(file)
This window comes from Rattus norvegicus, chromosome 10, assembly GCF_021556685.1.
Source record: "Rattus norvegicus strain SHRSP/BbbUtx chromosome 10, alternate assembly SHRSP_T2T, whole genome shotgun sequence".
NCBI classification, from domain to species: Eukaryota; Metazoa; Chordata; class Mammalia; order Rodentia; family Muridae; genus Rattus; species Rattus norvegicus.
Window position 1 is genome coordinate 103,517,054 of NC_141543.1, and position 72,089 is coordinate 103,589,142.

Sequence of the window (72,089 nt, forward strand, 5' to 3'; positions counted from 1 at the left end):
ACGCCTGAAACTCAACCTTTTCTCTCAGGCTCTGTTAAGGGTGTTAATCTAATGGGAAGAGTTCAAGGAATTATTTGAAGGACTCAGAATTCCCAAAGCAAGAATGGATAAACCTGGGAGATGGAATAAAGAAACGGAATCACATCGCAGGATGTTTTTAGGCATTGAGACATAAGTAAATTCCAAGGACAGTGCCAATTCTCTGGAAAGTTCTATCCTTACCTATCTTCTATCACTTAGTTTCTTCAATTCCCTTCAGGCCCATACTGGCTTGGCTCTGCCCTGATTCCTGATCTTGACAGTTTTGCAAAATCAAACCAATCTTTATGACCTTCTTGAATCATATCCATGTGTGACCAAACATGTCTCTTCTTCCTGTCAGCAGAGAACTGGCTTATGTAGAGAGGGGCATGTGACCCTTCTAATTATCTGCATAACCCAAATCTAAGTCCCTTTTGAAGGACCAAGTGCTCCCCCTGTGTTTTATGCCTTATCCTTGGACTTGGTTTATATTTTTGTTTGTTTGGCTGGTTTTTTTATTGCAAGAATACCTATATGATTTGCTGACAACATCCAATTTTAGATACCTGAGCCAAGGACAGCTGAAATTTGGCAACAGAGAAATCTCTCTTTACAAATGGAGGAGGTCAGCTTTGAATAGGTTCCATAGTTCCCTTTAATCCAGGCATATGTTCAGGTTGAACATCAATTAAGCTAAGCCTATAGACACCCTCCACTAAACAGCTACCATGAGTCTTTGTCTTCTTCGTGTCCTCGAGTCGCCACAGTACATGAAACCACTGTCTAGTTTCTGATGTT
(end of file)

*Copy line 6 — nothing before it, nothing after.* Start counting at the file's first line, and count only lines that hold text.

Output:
ACGCCTGAAACTCAACCTTTTCTCTCAGGCTCTGTTAAGGGTGTTAATCTAATGGGAAGAGTTCAAGGAATTATTTGAAGGACTCAGAATTCCCAAAGCAAGAATGGATAAACCTGGGAGATGGAATAAAGAAACGGAATCACATCGCAGGATGTTTTTAGGCATTGAGACATAAGTAAATTCCAAGGACAGTGCCAATTCTCTGGAAAGTTCTATCCTTACCTATCTTCTATCACTTAGTTTCTTCAATTCCCTTCAGGCCCATACTGGCTTGGCTCTGCCCTGATTCCTGATCTTGACAGTTTTGCAAAATCAAACCAATCTTTATGACCTTCTTGAATCATATCCATGTGTGACCAAACATGTCTCTTCTTCCTGTCAGCAGAGAACTGGCTTATGTAGAGAGGGGCATGTGACCCTTCTAATTATCTGCATAACCCAAATCTAAGTCCCTTTTGAAGGACCAAGTGCTCCCCCTGTGTTTTATGCCTTATCCTTGGACTTGGTTTATATTTTTGTTTGTTTGGCTGGTTTTTTTATTGCAAGAATACCTATATGATTTGCTGACAACATCCAATTTTAGATACCTGAGCCAAGGACAGCTGAAATTTGGCAACAGAGAAATCTCTCTTTACAAATGGAGGAGGTCAGCTTTGAATAGGTTCCATAGTTCCCTTTAATCCAGGCATATGTTCAGGTTGAACATCAATTAAGCTAAGCCTATAGACACCCTCCACTAAACAGCTACCATGAGTCTTTGTCTTCTTCGTGTCCTCGAGTCGCCACAGTACATGAAACCACTGTCTAGTTTCTGATGTT